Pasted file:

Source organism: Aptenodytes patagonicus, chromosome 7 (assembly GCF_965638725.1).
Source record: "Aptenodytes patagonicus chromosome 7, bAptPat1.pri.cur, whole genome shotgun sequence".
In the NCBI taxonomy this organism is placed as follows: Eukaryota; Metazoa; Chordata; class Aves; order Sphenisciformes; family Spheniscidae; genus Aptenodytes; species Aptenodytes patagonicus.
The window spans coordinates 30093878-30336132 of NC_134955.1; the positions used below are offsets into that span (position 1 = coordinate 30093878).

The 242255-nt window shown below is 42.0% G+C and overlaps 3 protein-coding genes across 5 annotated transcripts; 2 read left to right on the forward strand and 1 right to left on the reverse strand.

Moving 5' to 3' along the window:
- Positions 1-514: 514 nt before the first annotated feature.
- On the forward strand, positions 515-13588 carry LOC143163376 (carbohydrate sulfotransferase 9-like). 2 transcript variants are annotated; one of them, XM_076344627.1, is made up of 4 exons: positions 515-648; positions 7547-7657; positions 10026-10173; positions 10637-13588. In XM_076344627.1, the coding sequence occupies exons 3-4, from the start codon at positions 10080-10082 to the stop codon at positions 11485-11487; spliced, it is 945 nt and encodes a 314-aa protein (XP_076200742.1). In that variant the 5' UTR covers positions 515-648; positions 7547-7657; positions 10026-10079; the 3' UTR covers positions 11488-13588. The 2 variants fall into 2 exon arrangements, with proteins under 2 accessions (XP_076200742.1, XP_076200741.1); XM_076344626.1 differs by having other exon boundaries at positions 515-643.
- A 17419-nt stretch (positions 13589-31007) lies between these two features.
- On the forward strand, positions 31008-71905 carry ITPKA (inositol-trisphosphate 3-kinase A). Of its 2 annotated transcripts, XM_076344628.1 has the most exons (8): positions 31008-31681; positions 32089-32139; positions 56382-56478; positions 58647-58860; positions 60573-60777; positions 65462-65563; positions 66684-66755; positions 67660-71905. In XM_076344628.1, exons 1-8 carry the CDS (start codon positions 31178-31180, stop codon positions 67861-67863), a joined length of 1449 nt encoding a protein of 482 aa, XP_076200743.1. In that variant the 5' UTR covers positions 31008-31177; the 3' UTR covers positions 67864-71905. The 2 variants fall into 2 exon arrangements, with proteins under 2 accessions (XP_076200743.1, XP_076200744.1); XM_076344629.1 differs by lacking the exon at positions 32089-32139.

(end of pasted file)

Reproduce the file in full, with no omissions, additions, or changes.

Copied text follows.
Source organism: Aptenodytes patagonicus, chromosome 7 (assembly GCF_965638725.1).
Source record: "Aptenodytes patagonicus chromosome 7, bAptPat1.pri.cur, whole genome shotgun sequence".
In the NCBI taxonomy this organism is placed as follows: Eukaryota; Metazoa; Chordata; class Aves; order Sphenisciformes; family Spheniscidae; genus Aptenodytes; species Aptenodytes patagonicus.
The window spans coordinates 30093878-30336132 of NC_134955.1; the positions used below are offsets into that span (position 1 = coordinate 30093878).

The 242255-nt window shown below is 42.0% G+C and overlaps 3 protein-coding genes across 5 annotated transcripts; 2 read left to right on the forward strand and 1 right to left on the reverse strand.

Moving 5' to 3' along the window:
- Positions 1-514: 514 nt before the first annotated feature.
- On the forward strand, positions 515-13588 carry LOC143163376 (carbohydrate sulfotransferase 9-like). 2 transcript variants are annotated; one of them, XM_076344627.1, is made up of 4 exons: positions 515-648; positions 7547-7657; positions 10026-10173; positions 10637-13588. In XM_076344627.1, the coding sequence occupies exons 3-4, from the start codon at positions 10080-10082 to the stop codon at positions 11485-11487; spliced, it is 945 nt and encodes a 314-aa protein (XP_076200742.1). In that variant the 5' UTR covers positions 515-648; positions 7547-7657; positions 10026-10079; the 3' UTR covers positions 11488-13588. The 2 variants fall into 2 exon arrangements, with proteins under 2 accessions (XP_076200742.1, XP_076200741.1); XM_076344626.1 differs by having other exon boundaries at positions 515-643.
- A 17419-nt stretch (positions 13589-31007) lies between these two features.
- On the forward strand, positions 31008-71905 carry ITPKA (inositol-trisphosphate 3-kinase A). Of its 2 annotated transcripts, XM_076344628.1 has the most exons (8): positions 31008-31681; positions 32089-32139; positions 56382-56478; positions 58647-58860; positions 60573-60777; positions 65462-65563; positions 66684-66755; positions 67660-71905. In XM_076344628.1, exons 1-8 carry the CDS (start codon positions 31178-31180, stop codon positions 67861-67863), a joined length of 1449 nt encoding a protein of 482 aa, XP_076200743.1. In that variant the 5' UTR covers positions 31008-31177; the 3' UTR covers positions 67864-71905. The 2 variants fall into 2 exon arrangements, with proteins under 2 accessions (XP_076200743.1, XP_076200744.1); XM_076344629.1 differs by lacking the exon at positions 32089-32139.